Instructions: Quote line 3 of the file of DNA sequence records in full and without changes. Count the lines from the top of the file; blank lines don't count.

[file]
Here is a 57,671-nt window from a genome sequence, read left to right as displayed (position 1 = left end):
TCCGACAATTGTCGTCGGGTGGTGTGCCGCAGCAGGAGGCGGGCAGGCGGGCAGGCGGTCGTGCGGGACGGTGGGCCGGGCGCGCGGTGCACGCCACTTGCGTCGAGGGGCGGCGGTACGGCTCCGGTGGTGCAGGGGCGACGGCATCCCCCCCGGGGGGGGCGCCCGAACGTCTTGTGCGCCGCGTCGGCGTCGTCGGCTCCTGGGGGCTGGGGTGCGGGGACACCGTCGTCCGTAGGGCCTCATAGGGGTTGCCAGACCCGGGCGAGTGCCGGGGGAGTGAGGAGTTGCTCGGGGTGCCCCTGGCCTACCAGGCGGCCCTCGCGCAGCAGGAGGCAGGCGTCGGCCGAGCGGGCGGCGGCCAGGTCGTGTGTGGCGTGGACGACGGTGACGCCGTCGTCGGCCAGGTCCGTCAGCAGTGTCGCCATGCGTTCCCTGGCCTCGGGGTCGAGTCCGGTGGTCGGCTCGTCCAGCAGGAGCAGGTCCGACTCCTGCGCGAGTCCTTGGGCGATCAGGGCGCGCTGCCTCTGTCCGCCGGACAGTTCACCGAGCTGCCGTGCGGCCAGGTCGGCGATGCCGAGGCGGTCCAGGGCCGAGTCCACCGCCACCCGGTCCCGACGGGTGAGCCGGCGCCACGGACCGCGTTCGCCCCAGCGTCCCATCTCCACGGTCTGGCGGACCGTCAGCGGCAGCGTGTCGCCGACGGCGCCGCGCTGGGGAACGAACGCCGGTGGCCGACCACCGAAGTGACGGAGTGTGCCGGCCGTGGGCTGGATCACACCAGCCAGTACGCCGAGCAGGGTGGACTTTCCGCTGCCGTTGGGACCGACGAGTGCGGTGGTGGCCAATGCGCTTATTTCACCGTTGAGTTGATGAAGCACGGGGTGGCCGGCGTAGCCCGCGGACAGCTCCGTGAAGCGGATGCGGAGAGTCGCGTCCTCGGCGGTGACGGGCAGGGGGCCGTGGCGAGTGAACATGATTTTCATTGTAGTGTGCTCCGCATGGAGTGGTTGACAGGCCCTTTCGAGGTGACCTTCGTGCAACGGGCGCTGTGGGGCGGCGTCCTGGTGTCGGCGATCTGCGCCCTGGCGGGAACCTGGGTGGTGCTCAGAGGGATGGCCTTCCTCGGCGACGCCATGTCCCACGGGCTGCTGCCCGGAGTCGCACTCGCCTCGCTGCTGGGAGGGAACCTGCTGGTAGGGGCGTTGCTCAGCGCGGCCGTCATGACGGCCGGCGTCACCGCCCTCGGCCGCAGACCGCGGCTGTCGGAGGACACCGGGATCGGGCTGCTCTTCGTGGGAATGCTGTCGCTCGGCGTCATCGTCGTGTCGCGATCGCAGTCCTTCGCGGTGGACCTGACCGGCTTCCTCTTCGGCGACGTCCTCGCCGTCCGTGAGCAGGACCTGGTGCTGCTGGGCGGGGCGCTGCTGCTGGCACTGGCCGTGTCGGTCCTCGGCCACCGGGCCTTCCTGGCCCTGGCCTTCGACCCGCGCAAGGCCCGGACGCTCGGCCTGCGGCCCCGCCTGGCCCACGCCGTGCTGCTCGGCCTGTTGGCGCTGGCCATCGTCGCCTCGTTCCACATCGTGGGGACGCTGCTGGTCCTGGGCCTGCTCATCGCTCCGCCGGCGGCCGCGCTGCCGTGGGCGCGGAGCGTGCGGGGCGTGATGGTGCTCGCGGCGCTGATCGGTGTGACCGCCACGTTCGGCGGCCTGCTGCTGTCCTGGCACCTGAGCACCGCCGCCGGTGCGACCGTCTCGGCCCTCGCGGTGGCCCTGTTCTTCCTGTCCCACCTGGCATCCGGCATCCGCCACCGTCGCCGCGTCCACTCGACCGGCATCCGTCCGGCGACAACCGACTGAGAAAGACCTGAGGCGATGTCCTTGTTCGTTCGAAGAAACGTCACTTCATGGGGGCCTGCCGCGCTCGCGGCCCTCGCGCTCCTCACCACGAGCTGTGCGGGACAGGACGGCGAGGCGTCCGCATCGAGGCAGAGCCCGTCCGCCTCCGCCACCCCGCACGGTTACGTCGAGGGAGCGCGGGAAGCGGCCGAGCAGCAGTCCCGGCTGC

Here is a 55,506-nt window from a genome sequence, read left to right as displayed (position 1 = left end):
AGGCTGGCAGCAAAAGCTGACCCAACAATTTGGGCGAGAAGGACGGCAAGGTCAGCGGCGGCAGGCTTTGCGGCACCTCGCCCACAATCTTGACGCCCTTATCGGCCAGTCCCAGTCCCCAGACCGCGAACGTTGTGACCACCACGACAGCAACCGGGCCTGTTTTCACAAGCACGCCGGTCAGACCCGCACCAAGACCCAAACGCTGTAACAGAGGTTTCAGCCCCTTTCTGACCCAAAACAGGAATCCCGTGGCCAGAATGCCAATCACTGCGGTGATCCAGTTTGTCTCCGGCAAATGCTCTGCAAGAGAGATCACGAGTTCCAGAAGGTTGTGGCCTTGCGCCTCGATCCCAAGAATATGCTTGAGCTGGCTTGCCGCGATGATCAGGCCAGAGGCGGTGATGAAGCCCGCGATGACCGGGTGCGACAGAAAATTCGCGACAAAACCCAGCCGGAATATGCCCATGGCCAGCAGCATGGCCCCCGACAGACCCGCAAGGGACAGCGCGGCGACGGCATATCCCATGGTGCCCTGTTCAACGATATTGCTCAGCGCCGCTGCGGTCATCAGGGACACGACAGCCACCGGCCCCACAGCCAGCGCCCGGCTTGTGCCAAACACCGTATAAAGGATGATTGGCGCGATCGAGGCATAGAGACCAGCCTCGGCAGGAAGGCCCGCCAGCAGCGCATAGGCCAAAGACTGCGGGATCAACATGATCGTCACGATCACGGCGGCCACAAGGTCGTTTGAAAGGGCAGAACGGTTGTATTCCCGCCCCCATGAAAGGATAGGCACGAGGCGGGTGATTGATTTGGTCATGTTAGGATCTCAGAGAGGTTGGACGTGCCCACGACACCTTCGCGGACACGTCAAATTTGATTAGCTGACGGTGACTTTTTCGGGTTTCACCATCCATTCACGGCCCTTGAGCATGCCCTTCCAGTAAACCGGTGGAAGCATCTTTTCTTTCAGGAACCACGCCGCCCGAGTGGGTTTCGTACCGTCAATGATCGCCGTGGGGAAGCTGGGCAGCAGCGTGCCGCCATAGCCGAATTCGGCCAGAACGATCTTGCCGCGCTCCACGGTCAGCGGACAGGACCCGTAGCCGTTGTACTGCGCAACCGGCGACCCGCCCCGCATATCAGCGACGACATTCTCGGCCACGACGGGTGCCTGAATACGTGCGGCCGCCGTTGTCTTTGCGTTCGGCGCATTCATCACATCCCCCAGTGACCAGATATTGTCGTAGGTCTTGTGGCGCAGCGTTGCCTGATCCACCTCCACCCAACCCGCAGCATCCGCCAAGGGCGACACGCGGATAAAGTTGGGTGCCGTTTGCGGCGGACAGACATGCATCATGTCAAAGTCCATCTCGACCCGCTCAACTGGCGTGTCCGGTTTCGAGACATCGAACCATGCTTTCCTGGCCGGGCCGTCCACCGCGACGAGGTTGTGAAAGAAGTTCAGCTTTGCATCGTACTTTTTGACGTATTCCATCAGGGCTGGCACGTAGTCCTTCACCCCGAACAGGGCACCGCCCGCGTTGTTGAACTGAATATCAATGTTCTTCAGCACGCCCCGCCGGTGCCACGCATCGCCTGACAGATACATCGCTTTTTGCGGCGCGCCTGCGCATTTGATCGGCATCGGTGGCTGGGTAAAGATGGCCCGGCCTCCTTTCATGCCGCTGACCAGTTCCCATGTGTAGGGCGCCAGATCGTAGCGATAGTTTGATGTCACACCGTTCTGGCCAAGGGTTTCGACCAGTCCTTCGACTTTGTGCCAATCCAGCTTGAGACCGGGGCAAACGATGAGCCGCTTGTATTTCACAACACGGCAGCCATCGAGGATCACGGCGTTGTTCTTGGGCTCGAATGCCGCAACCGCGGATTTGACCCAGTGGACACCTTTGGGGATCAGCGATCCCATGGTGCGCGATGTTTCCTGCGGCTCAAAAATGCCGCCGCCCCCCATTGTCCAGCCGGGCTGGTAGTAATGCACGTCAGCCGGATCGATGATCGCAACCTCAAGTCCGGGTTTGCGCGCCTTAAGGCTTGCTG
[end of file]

Here is a 55,506-nt window from a genome sequence, read left to right as displayed (position 1 = left end):